writes a sort of distilled essence of naturalism. Art is not reality, but
the appearance of whatever reality is appropriate.
Have you ever done Pinter?
You know, I never have. Heís my favourite playwright. Heís brilliant Ė
wonderful. I would like to.
Do you have any
particular roles that youíve Ďalways dreamed of doing?
No, Iím sure some people do; but I think most actors probably donít,
because what your dream is, what you want to do, your desire, your goal,
your aim, is to play in wonderful pieces! I would hate to say wonderful
parts, because a part doesnít exist in isolation, it exists as part of the
play or movie script itself. I think if you just had one goal, it would be
awfully limiting Ė what would you do once youíd done it? The goal should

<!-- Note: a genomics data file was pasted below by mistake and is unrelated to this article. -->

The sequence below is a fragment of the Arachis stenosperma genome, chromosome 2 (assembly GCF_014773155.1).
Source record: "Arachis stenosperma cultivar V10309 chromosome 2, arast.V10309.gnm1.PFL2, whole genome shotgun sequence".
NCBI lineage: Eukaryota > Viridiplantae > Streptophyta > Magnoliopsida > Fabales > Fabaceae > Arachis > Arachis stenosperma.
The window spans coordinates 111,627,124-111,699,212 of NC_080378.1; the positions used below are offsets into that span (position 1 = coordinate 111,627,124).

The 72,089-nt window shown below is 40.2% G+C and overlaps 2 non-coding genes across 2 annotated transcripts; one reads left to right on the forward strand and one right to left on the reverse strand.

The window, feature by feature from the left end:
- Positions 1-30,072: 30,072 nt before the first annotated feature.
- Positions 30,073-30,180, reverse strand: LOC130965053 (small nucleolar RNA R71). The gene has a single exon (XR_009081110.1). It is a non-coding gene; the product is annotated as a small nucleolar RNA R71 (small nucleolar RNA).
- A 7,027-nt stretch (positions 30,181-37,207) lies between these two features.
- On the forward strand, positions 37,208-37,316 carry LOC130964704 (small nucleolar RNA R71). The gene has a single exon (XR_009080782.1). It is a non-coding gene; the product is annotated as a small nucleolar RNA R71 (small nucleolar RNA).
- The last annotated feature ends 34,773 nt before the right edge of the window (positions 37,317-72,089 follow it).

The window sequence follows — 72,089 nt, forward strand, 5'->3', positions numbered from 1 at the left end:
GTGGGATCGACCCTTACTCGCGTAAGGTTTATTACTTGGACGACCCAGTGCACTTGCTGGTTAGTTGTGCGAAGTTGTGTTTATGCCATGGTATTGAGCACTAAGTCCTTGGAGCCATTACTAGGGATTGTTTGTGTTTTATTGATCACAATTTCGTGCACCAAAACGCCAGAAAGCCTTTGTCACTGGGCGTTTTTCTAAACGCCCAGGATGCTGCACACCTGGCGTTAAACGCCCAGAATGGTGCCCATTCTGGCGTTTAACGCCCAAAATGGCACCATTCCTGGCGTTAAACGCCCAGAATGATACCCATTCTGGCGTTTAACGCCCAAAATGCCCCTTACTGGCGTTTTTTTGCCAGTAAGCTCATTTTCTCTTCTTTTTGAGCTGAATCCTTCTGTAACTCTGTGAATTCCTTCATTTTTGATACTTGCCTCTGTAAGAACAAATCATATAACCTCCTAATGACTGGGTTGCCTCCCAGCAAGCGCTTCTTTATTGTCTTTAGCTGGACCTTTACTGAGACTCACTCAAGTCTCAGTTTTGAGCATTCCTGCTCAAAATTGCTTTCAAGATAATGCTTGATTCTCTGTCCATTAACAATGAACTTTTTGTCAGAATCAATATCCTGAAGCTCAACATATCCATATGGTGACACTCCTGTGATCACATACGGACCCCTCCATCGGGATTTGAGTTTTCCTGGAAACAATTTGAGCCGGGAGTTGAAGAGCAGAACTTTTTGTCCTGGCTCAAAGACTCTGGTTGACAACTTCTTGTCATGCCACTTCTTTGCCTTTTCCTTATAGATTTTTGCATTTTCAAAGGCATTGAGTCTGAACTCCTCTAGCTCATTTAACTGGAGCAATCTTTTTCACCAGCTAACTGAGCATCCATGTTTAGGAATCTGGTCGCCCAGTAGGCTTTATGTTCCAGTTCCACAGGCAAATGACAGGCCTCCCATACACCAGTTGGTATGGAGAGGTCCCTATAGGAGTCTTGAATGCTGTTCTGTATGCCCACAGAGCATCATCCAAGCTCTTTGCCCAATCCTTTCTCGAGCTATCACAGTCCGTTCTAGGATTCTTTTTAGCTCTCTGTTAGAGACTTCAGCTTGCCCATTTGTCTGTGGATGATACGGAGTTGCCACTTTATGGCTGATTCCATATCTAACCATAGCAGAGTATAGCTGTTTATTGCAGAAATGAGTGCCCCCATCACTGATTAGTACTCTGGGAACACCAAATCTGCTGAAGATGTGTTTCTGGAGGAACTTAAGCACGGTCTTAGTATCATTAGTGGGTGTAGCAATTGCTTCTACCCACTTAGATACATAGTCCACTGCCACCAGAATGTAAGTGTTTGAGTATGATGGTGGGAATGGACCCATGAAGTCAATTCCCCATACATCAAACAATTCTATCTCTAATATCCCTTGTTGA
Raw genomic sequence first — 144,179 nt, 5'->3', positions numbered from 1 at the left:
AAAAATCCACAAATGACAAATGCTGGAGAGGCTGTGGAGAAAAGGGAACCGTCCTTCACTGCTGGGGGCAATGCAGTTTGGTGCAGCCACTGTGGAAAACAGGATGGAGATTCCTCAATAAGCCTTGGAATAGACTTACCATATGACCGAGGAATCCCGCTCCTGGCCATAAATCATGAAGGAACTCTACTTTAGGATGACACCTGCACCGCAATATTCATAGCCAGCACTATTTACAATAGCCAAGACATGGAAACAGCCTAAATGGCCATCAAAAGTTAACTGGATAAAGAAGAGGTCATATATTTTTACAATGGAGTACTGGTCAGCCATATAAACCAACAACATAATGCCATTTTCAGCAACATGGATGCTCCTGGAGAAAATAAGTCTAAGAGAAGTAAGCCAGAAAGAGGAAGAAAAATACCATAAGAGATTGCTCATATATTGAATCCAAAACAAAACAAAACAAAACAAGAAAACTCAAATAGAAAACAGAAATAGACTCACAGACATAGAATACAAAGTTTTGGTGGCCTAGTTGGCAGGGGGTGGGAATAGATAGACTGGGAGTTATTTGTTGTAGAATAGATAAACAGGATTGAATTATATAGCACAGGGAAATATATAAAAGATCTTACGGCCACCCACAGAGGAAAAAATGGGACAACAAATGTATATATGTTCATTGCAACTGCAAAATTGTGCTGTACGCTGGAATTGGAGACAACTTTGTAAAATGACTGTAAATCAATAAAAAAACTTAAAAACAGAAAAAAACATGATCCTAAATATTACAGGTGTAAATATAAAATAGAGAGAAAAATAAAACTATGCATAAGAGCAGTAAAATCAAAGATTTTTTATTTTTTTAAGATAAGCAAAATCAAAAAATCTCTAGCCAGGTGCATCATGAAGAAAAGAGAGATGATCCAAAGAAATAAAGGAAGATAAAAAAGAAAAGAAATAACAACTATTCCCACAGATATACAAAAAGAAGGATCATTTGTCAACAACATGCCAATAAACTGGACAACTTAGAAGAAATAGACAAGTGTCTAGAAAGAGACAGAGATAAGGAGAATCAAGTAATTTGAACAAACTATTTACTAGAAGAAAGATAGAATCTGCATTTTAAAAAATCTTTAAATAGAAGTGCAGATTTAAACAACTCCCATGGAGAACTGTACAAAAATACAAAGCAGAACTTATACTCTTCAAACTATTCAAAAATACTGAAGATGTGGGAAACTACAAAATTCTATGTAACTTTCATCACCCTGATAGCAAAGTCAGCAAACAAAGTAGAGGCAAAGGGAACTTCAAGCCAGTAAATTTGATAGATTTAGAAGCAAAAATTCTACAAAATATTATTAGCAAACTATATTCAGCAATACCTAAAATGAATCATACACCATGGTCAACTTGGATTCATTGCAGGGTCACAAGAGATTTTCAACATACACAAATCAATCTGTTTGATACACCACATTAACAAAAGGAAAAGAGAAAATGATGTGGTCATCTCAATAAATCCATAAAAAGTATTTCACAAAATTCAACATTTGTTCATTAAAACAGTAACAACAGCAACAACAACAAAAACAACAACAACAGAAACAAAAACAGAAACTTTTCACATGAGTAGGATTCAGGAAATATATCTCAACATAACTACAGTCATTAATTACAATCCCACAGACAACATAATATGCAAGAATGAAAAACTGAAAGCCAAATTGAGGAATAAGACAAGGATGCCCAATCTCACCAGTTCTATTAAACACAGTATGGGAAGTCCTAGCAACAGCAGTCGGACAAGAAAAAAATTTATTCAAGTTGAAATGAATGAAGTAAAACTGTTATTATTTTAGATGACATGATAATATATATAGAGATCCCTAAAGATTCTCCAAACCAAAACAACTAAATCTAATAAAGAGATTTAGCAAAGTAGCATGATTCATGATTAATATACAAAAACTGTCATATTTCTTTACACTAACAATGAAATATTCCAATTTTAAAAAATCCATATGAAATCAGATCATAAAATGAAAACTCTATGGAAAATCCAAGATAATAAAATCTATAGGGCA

be in good work and hope to continue to be in good work, and continue to
be able to improve within that and take on all those challenges.
Do you have any favourite roles that you have done?
Uhmm, yeah I guess. Itís difficult to distinguish between those that were
successful and those that you liked. Itís also difficult to distinguish,
really, across a time span, because those you did ten, fifteen, twenty
years ago obviously are now much more a part of oneís own history. I can
only talk in recent terms rather than overall terms. Certainly I loved
doing the OíNeill play A Touch of the Poet. Iím very proud of that
Are we going to get to see that over here in the States?
I doubt it. There was a moment when we could have brought it. But you
know, time, and other peopleís commitments. I wouldnít like to Ďre-doí it,
Iíd like to bring it here with the production we did. I think heís (Eugene